That time you chased a German dermatologist-turned-monk through a bamboo forest in search of a mysterious 'silver plate' you're not sure actually ever existed…

But this piece is not about that type of story. This piece is about the weird in-betweens of travel. The memories we don't quite know what to do with. The uncomfortable and unexpected. The conflict that comes with being a privileged traveller and the inheritance of imperialism. The complicit con of being a tourist. Our quests for authenticity. We've all been there and had those awkward situations. Here are a few of mine.

How to Tell a True Travel Story

Two middle-aged, middle-class American women sit at a checkered table outside a café in Paris, France, dressed in neon and eating a meal they can't afford.

They are enjoying their time frantically. Although the women adopt the local laissez-faire attitude, each one is secretly totalling up the bill every time the waiter revisits their wine glass. He comes again, and a small tic is visible in the jaw of one woman, even as she smiles and says, "Sew-par. Mare-see!" They preen and look around to see who is observing them. They are surrounded by an aura of anxiety, like a dam about to burst. Then the waiter brings the bill around to the table.

"That'll be credit," one says as she slides over her shiny AMEX, running her fingers through her equally shiny hair and winking at her bestie with a look that says, 'you and I both know I can't afford this and will need to work for months to pay it off - but we will never acknowledge it out loud. Isn't this fun???'

They ask the waiter to take a photo of them with two magenta pink cocktails. Immediately after, heads down and eyes dead, they scroll through their phones and post leurs affaires.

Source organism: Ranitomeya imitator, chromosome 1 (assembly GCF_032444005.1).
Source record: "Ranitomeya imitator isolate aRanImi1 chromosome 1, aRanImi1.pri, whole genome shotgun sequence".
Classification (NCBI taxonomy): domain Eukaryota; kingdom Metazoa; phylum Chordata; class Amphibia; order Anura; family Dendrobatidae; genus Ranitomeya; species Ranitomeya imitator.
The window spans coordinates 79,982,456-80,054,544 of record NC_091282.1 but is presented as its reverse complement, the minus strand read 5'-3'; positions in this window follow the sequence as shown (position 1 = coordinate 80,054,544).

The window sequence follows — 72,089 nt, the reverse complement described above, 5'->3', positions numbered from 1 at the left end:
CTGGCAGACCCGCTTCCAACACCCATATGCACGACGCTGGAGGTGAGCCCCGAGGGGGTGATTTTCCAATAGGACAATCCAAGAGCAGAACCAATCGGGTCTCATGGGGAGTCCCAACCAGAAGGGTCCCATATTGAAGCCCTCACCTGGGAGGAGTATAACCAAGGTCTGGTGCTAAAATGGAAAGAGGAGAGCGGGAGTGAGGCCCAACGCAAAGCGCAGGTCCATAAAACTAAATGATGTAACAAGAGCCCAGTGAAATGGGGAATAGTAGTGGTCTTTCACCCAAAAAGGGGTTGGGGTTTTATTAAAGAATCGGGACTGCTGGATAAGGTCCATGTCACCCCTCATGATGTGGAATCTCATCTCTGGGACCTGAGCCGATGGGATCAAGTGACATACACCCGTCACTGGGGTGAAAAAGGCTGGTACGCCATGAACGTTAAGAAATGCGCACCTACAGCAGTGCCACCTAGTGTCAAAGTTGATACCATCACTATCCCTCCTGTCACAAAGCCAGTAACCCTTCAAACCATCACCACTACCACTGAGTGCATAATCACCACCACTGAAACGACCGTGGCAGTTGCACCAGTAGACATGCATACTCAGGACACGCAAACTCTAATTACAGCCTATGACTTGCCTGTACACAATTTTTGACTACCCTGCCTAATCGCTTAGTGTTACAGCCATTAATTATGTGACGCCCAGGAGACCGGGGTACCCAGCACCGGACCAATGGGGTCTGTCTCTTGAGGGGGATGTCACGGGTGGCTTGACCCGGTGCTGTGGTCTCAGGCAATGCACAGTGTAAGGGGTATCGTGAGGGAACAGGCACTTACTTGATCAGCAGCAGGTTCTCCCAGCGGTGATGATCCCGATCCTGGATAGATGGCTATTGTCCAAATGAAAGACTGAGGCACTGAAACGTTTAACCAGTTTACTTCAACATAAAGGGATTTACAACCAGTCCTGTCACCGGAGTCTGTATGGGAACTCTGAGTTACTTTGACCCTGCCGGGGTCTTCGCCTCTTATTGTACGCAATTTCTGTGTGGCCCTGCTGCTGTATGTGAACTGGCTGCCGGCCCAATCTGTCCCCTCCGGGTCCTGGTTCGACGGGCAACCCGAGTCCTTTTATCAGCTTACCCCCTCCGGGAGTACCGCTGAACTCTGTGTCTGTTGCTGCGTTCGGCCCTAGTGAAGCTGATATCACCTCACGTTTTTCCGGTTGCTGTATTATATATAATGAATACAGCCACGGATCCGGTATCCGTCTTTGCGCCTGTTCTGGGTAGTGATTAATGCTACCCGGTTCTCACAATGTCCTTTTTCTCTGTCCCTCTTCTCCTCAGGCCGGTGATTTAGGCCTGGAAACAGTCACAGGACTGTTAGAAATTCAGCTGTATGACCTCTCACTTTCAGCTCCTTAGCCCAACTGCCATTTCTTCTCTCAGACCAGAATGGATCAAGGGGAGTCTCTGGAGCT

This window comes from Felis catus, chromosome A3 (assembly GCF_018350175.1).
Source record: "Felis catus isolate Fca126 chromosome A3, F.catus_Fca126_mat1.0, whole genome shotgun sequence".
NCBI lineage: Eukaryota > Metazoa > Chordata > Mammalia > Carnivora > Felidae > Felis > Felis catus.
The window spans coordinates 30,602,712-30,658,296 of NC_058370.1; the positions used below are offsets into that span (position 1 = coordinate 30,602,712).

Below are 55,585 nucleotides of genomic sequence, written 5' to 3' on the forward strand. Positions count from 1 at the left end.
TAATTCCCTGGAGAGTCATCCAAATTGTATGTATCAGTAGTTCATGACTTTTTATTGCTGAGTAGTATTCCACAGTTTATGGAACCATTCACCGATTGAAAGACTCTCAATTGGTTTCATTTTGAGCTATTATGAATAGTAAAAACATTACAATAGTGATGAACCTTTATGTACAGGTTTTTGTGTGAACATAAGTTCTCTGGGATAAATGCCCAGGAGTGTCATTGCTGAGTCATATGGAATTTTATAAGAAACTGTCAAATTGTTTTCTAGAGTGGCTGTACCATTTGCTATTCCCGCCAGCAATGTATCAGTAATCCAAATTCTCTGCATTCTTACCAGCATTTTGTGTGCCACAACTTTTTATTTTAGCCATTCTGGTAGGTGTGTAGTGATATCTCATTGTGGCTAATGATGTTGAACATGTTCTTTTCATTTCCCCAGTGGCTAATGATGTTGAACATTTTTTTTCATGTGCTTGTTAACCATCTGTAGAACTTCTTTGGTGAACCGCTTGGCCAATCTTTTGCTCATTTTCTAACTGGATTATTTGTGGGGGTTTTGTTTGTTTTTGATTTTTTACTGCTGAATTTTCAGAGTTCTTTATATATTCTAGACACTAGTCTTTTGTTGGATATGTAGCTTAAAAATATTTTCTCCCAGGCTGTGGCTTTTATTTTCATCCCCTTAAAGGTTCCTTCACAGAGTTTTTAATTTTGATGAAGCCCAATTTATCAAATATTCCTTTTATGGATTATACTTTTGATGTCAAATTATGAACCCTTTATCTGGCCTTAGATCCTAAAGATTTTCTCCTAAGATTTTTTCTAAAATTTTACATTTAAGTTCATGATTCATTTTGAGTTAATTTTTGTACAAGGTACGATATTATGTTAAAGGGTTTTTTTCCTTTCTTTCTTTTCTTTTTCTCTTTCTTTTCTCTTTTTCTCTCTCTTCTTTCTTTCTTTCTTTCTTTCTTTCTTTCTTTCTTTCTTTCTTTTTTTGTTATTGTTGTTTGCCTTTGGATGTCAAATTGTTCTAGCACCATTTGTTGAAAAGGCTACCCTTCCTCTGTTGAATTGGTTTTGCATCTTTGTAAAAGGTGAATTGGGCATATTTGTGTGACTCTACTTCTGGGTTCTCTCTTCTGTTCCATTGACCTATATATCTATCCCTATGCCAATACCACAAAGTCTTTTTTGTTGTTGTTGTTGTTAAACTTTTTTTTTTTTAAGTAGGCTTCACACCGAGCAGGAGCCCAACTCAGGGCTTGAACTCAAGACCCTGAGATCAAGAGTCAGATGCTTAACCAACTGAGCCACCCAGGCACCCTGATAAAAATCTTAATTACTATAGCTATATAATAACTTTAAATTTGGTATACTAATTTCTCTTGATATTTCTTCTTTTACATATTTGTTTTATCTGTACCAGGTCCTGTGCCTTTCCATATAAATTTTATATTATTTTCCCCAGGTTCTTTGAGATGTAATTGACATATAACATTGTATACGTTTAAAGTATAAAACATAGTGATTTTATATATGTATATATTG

"What are you putting in your caption?' one deadpans.

"I only put it on Stories," replies the other, taking a beat to scroll. "Oh-em-gee. Love this city," she reads.

I watch them from my table across the street. People are their most authentic when they show you what they're trying to become.

As a traveller, you are a yo-yo on a string.

Escaping mundane life, we arrive at our destinations and feel instantly lighter, believing, for a moment, that we've escaped the gravity of our daily lives and are out in orbit.

The yo-yo at the furthest reach of its tether is momentarily suspended between heaven and earth, floating like the astronauts who train in planes that fly up and then dive straight down to earth, granting momentary weightlessness before slamming you into the ground.

Returning from vacation often feels just like being pulled at the force of gravity backwards through the tourist shops, through the airport, past security, back to your airplane seat and finally—home. Jerked back into regular life. The framed photo on your desk the only evidence that you once inhabited this other space, floating.